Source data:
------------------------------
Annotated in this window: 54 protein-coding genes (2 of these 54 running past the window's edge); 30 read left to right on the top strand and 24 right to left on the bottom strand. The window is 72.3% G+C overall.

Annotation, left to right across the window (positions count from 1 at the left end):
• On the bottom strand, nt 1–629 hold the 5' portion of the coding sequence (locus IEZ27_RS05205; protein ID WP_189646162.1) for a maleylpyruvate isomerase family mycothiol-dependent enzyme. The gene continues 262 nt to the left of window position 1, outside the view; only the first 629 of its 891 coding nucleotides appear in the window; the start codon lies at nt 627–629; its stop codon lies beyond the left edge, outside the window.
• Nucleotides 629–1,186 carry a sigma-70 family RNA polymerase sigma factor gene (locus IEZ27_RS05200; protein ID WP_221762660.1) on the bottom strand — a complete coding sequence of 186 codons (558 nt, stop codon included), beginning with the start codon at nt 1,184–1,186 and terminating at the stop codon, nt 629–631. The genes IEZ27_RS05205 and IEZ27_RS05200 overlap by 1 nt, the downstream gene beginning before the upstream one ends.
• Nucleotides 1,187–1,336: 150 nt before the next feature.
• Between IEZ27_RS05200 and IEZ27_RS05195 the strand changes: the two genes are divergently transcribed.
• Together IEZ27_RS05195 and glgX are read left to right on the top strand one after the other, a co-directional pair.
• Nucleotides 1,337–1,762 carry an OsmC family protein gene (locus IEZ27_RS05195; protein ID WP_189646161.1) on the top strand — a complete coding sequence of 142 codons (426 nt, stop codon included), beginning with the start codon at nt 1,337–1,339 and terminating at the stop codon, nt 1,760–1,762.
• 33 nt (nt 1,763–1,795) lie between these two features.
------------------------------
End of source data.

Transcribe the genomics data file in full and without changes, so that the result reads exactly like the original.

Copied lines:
Annotated in this window: 54 protein-coding genes (2 of these 54 running past the window's edge); 30 read left to right on the top strand and 24 right to left on the bottom strand. The window is 72.3% G+C overall.

Annotation, left to right across the window (positions count from 1 at the left end):
• On the bottom strand, nt 1–629 hold the 5' portion of the coding sequence (locus IEZ27_RS05205; protein ID WP_189646162.1) for a maleylpyruvate isomerase family mycothiol-dependent enzyme. The gene continues 262 nt to the left of window position 1, outside the view; only the first 629 of its 891 coding nucleotides appear in the window; the start codon lies at nt 627–629; its stop codon lies beyond the left edge, outside the window.
• Nucleotides 629–1,186 carry a sigma-70 family RNA polymerase sigma factor gene (locus IEZ27_RS05200; protein ID WP_221762660.1) on the bottom strand — a complete coding sequence of 186 codons (558 nt, stop codon included), beginning with the start codon at nt 1,184–1,186 and terminating at the stop codon, nt 629–631. The genes IEZ27_RS05205 and IEZ27_RS05200 overlap by 1 nt, the downstream gene beginning before the upstream one ends.
• Nucleotides 1,187–1,336: 150 nt before the next feature.
• Between IEZ27_RS05200 and IEZ27_RS05195 the strand changes: the two genes are divergently transcribed.
• Together IEZ27_RS05195 and glgX are read left to right on the top strand one after the other, a co-directional pair.
• Nucleotides 1,337–1,762 carry an OsmC family protein gene (locus IEZ27_RS05195; protein ID WP_189646161.1) on the top strand — a complete coding sequence of 142 codons (426 nt, stop codon included), beginning with the start codon at nt 1,337–1,339 and terminating at the stop codon, nt 1,760–1,762.
• 33 nt (nt 1,763–1,795) lie between these two features.